Saturday, July 28, 2007

affirmative actions

I often feel as though I'm living in a backward state. Missour-uh is about as middle America as you can get.

But then...

Every once in a while, someone here does something really cool.

The latest Missouri hero is Secretary of State Robin Carnahan, who is beating Ward Connerly at his own game. Recently, the geechy anti-affirmative-action crusader descended on our state to introduce a bill that would make affirmative action basically illegal here. His modus operandi is to word the ballot language is such a way as to make folks think they're voting against discrimination.

Here's how he wanted to word the bill in the Show-me State:
Shall the Missouri Constitution be amended to prohibit any form of discrimination as an act of the state by declaring:

The state shall not discriminate against, or grant preferential treatment to, any individual or group on the basis of race, sex, color, ethnicity or national origin in the operation of public employment, public education or public contracting?

Carnahan, in turn, offered more accurate and less desceptive ballot language:
Shall the Missouri Constitution be amended to:

Ban affirmative action programs designed to eliminate discrimination against, and improve opportunities for, women and minorities in public contracting, employment and education; and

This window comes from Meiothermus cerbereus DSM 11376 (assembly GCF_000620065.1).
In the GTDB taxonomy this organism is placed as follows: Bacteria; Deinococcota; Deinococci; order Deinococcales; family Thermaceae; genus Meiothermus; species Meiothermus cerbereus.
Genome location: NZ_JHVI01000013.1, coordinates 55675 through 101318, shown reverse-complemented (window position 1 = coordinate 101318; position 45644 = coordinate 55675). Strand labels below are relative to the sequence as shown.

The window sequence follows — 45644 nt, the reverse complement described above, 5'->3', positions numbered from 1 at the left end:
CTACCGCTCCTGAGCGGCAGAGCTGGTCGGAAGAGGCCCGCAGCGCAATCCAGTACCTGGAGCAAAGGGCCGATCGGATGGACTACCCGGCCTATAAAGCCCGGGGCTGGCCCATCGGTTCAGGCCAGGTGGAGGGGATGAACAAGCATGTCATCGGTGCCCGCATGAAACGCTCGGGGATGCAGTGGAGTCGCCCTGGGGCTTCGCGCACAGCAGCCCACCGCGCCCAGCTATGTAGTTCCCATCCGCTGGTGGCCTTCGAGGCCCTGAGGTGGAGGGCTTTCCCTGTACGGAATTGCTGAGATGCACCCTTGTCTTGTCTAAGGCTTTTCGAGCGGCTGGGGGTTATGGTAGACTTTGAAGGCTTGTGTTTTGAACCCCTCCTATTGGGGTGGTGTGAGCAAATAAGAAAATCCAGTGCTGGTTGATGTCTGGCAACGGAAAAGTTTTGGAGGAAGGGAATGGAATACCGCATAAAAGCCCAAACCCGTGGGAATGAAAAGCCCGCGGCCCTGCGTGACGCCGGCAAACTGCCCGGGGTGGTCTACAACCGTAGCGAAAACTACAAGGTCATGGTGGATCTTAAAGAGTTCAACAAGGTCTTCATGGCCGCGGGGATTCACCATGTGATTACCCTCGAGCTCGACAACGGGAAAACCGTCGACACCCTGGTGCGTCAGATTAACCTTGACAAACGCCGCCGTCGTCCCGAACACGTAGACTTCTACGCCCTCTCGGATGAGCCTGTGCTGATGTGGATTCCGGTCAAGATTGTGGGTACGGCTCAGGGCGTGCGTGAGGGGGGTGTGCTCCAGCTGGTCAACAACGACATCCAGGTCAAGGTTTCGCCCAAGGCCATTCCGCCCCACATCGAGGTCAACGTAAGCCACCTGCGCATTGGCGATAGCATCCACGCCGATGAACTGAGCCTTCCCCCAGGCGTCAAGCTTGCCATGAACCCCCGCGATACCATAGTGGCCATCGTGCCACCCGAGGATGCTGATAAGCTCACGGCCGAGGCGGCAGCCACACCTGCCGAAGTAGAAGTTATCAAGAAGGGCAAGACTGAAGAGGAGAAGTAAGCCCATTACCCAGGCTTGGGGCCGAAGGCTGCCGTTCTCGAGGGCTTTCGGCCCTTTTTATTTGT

Allow preferential treatment based on race, sex, color, ethnicity, or national origin to meet federal program funds eligibility standards as well as preferential treatment for bona fide qualifications based on sex?

Of course Connerly is loathe to swallow his own medicine. He's going to sue.

Sunday, July 08, 2007

kafe kiskeya

On Saturday morning we were out of coffee, so we headed off for Midtown to grab a couple cups and a pound or two. But on our way we spotted a sign on 12th Street, just a block away from Ebony's aunt's house, for coffee. So I stomped on the brakes and we stopped in to check it out.

Kafe Kiskeya. I'd heard about the place and had been meaning drop in, I just hadn't had the chance yet. I'm so glad we did.

For one, they have good fair-trade coffee by the pound, in our neighborhood, so we don't have to keep driving to Midtown every other week. Second, the place is cool as hell.

It's not so much a coffee shop as an art gallery that serves coffee. Sarah, the owner, can't really sell coffee because the City slapped all these requirements on her before she could get a license to do so. She couldn't afford it. So she accepts dollar donations.

Most of the art is from Haiti, and it's pretty cool -- expecially the stuff stamped out of flattened oil drums. The best part is they have open mic nights on Fridays. I'm looking forward to checking that out.

But the gallery is part of a sort of campus for social justice right there in Ebony's old stomping grounds. Sarah's part of a group that bought pretty much the whole block -- a house, a few apartments and a couple of storefronts -- where they offer housing for refugees, English lessons, garden space, and even showers for the homeless.

All good news. That particular stretch of 12th Street could use a little art and cafeine boost.